This Month In Diet
  • Rethinking Diet Soda
    Soda with contain few or no calories have got to be good for you, right? They may even help you lose weight! For years that was the general consensus. Recent studies, however, have called that theory into question.  Read >>
  • Moving into Maintenance Mode
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  • Spotlight on Zinc
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Health and Fitness News

Rethinking Diet Soda

Is diet soda really diet friendly?

Back in the ’70s and ’80s, diet soda made its debut, taking the world by storm. After all, everyone knows that regular soda is extremely high in added sugar. For health-conscience people, this makes it a poor choice. But when you have soda options that contain few or no calories, they’ve got to be good for you, right? They may even help you lose weight! For years that was the general consensus. Recent studies, however, have called that theory into question.

Don’t be fooled into thinking that diet soda is a healthy choice for weight loss. Here’s the bubbly truth about diet soda.

Zero Nutrients

Diet soda is made of carbonated water, flavors, colors, acids, additives, preservatives, caffeine, and natural or artificial sweeteners such as aspartame, saccharin, sucralose, acesulfame-k, or cyclamates. Not much useful there. A few diet soft drinks now include vitamins and minerals, but diet soda is in no way healthy. If you’re looking for a nutritious drink, don’t look in the soda aisle. The best way to quench your thirst and keep your body hydrated is with water, unsweetened tea, coffee, or low-fat milk.

Effect on Weight

At the moment, studies are inconclusive when it comes to diet soda’s effect on weight. Some studies show a negative effect, others show a positive. Of course, some of the positive results come from studies conducted by the artificial sweetener industry. Obviously there is a conflict of interest there, so it’s hard to trust the results.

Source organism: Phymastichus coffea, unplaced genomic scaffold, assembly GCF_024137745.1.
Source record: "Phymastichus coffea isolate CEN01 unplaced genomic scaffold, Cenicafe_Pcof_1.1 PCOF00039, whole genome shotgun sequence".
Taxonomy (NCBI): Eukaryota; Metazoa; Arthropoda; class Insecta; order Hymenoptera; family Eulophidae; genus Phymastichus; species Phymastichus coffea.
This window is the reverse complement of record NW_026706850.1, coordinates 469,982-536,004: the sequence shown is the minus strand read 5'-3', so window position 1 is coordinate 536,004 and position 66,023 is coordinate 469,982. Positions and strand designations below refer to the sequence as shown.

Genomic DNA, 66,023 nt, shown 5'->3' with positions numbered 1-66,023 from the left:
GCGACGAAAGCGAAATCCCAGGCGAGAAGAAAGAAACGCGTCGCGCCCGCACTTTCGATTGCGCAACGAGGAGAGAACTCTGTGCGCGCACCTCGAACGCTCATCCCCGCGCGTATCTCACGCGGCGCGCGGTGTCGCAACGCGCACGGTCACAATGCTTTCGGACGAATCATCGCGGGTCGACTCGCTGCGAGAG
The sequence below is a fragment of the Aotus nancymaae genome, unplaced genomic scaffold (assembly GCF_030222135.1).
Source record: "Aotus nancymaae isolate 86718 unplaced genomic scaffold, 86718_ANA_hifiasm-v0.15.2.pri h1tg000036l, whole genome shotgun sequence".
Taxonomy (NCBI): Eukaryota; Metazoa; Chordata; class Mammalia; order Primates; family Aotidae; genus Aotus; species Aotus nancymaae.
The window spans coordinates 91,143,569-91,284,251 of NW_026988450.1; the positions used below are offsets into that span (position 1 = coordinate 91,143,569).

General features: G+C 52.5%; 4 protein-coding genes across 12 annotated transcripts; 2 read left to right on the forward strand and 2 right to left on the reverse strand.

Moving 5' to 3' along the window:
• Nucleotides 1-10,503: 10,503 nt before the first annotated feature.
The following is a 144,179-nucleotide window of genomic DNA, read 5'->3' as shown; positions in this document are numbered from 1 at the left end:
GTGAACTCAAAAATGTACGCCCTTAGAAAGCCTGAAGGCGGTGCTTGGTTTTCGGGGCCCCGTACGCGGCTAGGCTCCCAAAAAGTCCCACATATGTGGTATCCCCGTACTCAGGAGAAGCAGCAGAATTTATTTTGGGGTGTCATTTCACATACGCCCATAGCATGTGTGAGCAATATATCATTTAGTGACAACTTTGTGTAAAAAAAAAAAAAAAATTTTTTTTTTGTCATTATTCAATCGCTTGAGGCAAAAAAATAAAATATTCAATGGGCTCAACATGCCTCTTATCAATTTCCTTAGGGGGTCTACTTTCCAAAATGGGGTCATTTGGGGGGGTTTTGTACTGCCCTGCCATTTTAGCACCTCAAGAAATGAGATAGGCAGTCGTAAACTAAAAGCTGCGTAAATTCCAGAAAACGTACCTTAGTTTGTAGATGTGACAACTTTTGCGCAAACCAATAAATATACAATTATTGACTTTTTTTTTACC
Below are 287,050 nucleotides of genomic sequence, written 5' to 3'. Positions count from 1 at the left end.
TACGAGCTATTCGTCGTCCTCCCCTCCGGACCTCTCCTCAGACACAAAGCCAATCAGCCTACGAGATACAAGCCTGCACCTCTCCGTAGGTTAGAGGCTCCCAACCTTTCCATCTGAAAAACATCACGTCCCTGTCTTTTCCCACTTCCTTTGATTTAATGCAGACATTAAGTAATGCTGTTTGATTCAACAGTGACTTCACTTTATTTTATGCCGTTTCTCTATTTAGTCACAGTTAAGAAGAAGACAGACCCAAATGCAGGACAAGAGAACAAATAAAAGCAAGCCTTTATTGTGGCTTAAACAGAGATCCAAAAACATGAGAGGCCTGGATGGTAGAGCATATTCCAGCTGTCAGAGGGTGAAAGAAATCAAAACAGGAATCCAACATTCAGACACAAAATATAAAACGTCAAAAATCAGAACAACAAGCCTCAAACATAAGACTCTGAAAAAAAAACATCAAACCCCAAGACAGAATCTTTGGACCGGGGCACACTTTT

Many studies also question the safety of artificial sweeteners. While they reduce the amount of added sugar and calories in your diet, could those artificial sweeteners stimulate production of hunger hormones? If they do, that diet soda is actually increasing your appetite! But that’s not all. Artificial sweeteners may cause you to have a stronger sweet tooth. According to research, diet soda increases activity in the areas of the brain that cause you to crave foods high in sugar and fat.

While research is ongoing, diet soda’s effect on weight loss isn’t looking good.

Overall Health

Studies have linked diet soda consumption with a long list of health problems. These include an increased risk of metabolic syndrome, diabetes, high blood pressure, heart disease, stroke, Alzheimer’s disease, kidney disease, kidney stones, osteoporosis, tooth decay, and depression. Still thirsty? Drink water.

Could the increased health risks be caused by other unhealthy diet and lifestyle habits and not the diet soda? Possibly. Diet soda drinkers may be more likely to eat a diet that leads to weight gain and skip exercise. Perhaps they live less healthily because they expect diet soda to do all the work for them.

Most research on diet soda is based on observational studies that track health trends. Additional experimental studies are needed to form definite conclusions.

The Conclusion

While it’s unclear as to whether or not diet soda is truly diet friendly and will lead to weight loss or weight gain, it is difficult to see it as a healthy option. If you want to lose weight, don’t depend on diet soda to do it for you. Change your diet and increase your physical activity.

For overall health and wellness, take steps to decrease the amount of diet soda you consume. Maybe you’re used to three sodas a day. Start by replacing one of those drinks with a healthier alternative. If you like the caffeine in diet sodas, switch to coffee or tea with little or no added sweeteners. For those who enjoy the carbonation of soda, switch to seltzer water or carbonated water with natural flavors. When you’re craving something sweet, grab a piece of fruit.